The island was uninhabited until around 410 AD when Saint Honoratus founded a monastery on it, and it has been home to a community of monks ever since. Legend has it that Saint Patrick, patron of Ireland, studied at the monastery in the 5th-century.
Over the centuries that followed, monastic life was interrupted on several occasions and the monastery was disestablished in 1787. However, less than 100 years later the island was bought by the Bishop of Fréjus, and the Cistercian community that he established has remained there ever since.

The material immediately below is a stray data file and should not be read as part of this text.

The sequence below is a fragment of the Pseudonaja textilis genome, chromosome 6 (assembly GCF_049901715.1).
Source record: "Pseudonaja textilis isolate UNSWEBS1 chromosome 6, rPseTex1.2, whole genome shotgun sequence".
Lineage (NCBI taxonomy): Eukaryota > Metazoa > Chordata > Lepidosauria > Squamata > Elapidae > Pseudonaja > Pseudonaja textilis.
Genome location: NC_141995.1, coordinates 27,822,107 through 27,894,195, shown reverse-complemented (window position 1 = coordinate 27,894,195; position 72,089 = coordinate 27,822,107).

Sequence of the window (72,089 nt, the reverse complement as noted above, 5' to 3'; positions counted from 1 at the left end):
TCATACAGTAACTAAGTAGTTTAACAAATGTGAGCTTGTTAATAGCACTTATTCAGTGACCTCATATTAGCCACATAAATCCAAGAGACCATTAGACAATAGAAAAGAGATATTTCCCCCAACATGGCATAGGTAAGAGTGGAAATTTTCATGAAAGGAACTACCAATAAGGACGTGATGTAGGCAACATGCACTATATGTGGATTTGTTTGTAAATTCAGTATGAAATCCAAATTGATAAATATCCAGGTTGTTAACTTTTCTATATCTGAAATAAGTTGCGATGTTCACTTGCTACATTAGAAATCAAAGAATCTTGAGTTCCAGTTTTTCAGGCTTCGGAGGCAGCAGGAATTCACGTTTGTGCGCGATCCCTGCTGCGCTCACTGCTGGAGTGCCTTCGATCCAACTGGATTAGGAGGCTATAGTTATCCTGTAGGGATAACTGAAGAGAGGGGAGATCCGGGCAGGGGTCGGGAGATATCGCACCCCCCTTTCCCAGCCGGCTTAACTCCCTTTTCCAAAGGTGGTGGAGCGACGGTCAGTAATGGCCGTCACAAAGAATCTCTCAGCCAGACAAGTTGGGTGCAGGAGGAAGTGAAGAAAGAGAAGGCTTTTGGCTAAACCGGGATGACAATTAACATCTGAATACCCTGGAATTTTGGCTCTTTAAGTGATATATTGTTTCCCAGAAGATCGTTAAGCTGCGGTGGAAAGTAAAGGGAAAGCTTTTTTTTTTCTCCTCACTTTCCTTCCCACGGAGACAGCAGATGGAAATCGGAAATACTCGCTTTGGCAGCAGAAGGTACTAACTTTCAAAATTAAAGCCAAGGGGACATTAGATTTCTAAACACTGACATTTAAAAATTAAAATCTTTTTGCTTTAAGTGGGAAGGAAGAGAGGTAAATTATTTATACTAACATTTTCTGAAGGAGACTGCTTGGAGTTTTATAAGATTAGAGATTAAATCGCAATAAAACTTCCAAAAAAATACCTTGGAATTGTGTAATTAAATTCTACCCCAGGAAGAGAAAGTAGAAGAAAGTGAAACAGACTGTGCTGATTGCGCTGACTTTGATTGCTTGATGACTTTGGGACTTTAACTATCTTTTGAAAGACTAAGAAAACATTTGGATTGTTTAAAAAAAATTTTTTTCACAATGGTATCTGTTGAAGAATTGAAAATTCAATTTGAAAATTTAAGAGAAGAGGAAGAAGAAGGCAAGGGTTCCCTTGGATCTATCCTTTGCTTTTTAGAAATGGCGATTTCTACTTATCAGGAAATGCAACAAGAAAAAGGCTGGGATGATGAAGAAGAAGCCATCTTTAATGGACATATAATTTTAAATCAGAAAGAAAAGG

You can take a short ferry from Cannes to visit the island’s 15th-century fortified monastery which, although still active, is open to visitors. Scattered across the surrounding woodland and vineyards there are various listed monuments, including a Napoleonic cannonball furnace and a Second World War gun emplacement.